In recent decades, there has been the birth of the “cyber affair,” the connection that occurs when a person engages in an intimate relationship over the internet or a mobile device. This may be conducted through social media, email, texting and phone calls, but it is generally defined by a lack of face-to-face contact.
An emotional affair can start out seeming like a harmless friendship, but to the violated spouse, it may be grounds for divorce. In a blog published in Psych Central, author and love addiction specialist Dr. Athena Staik details some of the central characteristics of emotional affairs. To understand the intensity that comes with emotional affairs, Dr. Staik says, the relationship must be viewed through the lens of addiction.
Much like any other type of addiction, toxic relationships are charged by the reward system, or the neurochemicals that are activated when in contact with the other person. Dr. Staik says that this helps to explain why individuals with alcohol or other types of substance dependence are more likely to get involved in an emotional affair.
Dr. Staik provides a list of warning signs that can indicate that a friendship has crossed over into an emotional affair. The first warning sign is that a person believes that the relationship consists of two opposite-sex people who are “just friends.” Dr. Staik says those words are dangerous to marriage. Despite flourishing opposite-sex friendships portrayed on television, the reality is that this “just friends” label allows those involved in an emotional affair to make excuses, or, as Dr. Staik says, to tell lies.
Conversation topics are encompassed in several of the warning signs listed. Talking about intimate issues with an opposite-sex friend tends to deepen the emotional attachment between the two people. Giving away this intimacy to someone other than the marriage partner is a betrayal of trust.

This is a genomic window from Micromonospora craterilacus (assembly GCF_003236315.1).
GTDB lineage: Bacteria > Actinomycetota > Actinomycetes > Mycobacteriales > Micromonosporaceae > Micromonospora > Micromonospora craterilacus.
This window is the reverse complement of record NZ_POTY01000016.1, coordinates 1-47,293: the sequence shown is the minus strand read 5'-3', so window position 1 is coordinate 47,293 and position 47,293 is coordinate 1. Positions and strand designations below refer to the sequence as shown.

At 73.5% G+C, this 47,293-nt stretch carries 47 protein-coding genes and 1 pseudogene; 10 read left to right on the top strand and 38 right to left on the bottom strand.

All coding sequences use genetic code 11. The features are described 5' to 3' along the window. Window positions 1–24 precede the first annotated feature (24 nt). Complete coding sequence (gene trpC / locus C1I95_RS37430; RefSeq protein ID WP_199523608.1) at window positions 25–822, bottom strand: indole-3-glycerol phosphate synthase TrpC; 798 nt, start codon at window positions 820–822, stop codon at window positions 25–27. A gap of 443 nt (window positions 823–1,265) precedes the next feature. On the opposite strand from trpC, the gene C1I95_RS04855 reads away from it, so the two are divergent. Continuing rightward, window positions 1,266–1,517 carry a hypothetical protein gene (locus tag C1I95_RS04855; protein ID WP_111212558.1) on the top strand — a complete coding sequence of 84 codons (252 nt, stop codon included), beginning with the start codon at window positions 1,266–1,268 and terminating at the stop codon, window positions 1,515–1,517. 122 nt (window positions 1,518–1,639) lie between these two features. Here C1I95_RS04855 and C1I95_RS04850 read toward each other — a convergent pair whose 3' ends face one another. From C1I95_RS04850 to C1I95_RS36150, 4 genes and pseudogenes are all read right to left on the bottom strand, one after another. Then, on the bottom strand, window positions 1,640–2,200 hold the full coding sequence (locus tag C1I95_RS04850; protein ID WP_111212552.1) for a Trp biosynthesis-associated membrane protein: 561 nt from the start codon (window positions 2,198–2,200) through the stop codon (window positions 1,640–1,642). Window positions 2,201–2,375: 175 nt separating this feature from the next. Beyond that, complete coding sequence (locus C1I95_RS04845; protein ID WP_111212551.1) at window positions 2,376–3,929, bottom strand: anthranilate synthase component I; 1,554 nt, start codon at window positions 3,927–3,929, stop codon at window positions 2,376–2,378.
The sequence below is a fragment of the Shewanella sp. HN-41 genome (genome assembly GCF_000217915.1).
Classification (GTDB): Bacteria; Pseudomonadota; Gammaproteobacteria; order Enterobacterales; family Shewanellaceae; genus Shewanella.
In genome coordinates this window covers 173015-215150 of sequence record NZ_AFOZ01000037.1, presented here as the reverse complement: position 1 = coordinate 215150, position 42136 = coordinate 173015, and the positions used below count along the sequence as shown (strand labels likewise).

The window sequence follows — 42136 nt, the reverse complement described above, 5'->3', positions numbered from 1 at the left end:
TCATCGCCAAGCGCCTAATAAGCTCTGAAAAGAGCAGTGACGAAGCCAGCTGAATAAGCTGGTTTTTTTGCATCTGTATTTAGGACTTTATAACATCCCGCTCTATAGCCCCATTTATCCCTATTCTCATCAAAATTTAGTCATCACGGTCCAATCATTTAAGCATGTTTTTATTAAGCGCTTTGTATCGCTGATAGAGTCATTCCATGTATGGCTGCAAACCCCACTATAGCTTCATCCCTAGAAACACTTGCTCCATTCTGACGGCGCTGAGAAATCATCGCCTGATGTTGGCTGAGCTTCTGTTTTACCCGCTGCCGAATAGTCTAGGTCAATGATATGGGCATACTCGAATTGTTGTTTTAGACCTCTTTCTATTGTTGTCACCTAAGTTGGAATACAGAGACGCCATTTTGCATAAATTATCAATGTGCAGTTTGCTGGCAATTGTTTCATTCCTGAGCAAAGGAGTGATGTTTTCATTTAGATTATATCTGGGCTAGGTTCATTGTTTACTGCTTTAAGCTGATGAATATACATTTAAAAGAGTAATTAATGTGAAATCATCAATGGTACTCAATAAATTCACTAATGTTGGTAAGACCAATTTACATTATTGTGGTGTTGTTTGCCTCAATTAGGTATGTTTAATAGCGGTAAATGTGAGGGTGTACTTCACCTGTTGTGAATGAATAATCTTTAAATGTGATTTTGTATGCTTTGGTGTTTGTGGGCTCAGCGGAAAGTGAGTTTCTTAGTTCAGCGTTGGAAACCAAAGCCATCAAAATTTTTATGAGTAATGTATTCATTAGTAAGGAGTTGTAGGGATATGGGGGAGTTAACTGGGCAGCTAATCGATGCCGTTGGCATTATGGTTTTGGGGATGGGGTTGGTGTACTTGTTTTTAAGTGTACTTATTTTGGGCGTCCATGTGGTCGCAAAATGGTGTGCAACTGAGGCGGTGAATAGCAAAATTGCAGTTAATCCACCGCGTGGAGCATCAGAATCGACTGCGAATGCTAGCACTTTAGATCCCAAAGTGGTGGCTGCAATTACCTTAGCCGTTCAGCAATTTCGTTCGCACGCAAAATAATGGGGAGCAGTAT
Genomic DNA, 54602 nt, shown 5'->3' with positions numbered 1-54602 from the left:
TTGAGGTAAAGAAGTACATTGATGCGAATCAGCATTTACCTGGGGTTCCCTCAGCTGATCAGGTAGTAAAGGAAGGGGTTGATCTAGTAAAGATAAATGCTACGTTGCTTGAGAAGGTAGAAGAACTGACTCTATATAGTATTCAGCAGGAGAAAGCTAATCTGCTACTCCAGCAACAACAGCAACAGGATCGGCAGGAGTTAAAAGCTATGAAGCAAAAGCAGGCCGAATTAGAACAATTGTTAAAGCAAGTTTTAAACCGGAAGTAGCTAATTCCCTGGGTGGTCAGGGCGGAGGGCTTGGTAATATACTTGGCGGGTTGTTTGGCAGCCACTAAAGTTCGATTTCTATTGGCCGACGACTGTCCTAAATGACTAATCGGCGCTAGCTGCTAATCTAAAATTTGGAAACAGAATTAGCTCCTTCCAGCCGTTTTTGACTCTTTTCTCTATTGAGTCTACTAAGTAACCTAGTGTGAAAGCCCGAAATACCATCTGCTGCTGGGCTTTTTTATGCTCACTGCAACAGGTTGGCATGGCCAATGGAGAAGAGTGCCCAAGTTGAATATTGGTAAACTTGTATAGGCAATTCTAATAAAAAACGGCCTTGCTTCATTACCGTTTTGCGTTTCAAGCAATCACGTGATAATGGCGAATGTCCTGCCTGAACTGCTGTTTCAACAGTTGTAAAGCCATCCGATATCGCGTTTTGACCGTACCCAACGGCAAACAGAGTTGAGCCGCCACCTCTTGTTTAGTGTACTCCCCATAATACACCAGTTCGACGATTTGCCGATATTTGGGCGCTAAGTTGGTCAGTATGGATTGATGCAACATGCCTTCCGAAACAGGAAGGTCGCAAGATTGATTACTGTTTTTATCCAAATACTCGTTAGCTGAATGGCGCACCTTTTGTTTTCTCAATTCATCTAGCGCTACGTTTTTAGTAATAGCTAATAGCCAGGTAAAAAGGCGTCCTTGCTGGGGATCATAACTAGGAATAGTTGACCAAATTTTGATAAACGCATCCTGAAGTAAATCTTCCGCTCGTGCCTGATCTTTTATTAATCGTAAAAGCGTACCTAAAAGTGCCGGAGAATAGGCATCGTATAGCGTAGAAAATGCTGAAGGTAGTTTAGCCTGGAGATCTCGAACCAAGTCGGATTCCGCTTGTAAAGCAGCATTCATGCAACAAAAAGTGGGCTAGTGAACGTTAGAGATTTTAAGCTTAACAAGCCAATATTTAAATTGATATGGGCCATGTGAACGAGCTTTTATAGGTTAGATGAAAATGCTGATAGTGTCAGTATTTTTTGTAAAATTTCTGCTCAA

Conversation that centers on the failings of a marriage or spouse is also dangerous. This type of talk sends a message that the person is looking for another option, a way for someone else to fill what the spouse or the marriage lacks.
Dr. Staik also warns individuals to guard their thinking when forming a friendship with another person. Any time that an individual begins mentally comparing the friend to their spouse, they are breaking trust with the spouse. This type of thinking associates pleasure with the friend and pain with the spouse.
Obsessive thinking and daydreaming about the friend is another red flag. Anticipating the next time the friend will be around, planning what to tell them in the next encounter and excitement about sharing news all fire up the reward center in the brain. This, too, indicates that trust has been violated with the marriage partner.
Other warning signs enforce the idea that there is a “we” between the individual and the friend. Mentally shopping for the other person, buying thoughtful gifts or a gift related to a private joke, or believing that the person “gets” them in a way that their spouse and their friends do not are all ways that the relationship becomes an emotional affair.
One telltale sign that a friendship has become an emotional affair is the level of secrecy associated with the relationship. If the individual feels any need to cover their tracks, to change their behavior when their spouse is around or to downplay interactions with the friend, they are likely involved in an emotional affair.